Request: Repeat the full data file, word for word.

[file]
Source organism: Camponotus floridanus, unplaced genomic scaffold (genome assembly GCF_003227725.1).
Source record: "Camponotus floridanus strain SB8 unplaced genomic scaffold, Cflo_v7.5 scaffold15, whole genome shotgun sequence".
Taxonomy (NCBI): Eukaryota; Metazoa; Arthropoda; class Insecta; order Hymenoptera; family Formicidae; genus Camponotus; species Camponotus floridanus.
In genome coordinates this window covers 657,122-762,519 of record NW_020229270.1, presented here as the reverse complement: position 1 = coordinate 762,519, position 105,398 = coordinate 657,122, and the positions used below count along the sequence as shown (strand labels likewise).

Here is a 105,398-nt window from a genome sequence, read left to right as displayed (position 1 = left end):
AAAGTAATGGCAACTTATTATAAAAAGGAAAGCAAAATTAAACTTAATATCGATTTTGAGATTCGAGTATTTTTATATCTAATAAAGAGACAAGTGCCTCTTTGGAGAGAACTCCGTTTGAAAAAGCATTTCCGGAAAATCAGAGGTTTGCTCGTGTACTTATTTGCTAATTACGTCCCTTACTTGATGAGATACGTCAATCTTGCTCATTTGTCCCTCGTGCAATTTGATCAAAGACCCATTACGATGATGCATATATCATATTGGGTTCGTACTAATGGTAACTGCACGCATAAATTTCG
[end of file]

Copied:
Source organism: Camponotus floridanus, unplaced genomic scaffold (genome assembly GCF_003227725.1).
Source record: "Camponotus floridanus strain SB8 unplaced genomic scaffold, Cflo_v7.5 scaffold15, whole genome shotgun sequence".
Taxonomy (NCBI): Eukaryota; Metazoa; Arthropoda; class Insecta; order Hymenoptera; family Formicidae; genus Camponotus; species Camponotus floridanus.
In genome coordinates this window covers 657,122-762,519 of record NW_020229270.1, presented here as the reverse complement: position 1 = coordinate 762,519, position 105,398 = coordinate 657,122, and the positions used below count along the sequence as shown (strand labels likewise).

Here is a 105,398-nt window from a genome sequence, read left to right as displayed (position 1 = left end):
AAAGTAATGGCAACTTATTATAAAAAGGAAAGCAAAATTAAACTTAATATCGATTTTGAGATTCGAGTATTTTTATATCTAATAAAGAGACAAGTGCCTCTTTGGAGAGAACTCCGTTTGAAAAAGCATTTCCGGAAAATCAGAGGTTTGCTCGTGTACTTATTTGCTAATTACGTCCCTTACTTGATGAGATACGTCAATCTTGCTCATTTGTCCCTCGTGCAATTTGATCAAAGACCCATTACGATGATGCATATATCATATTGGGTTCGTACTAATGGTAACTGCACGCATAAATTTCG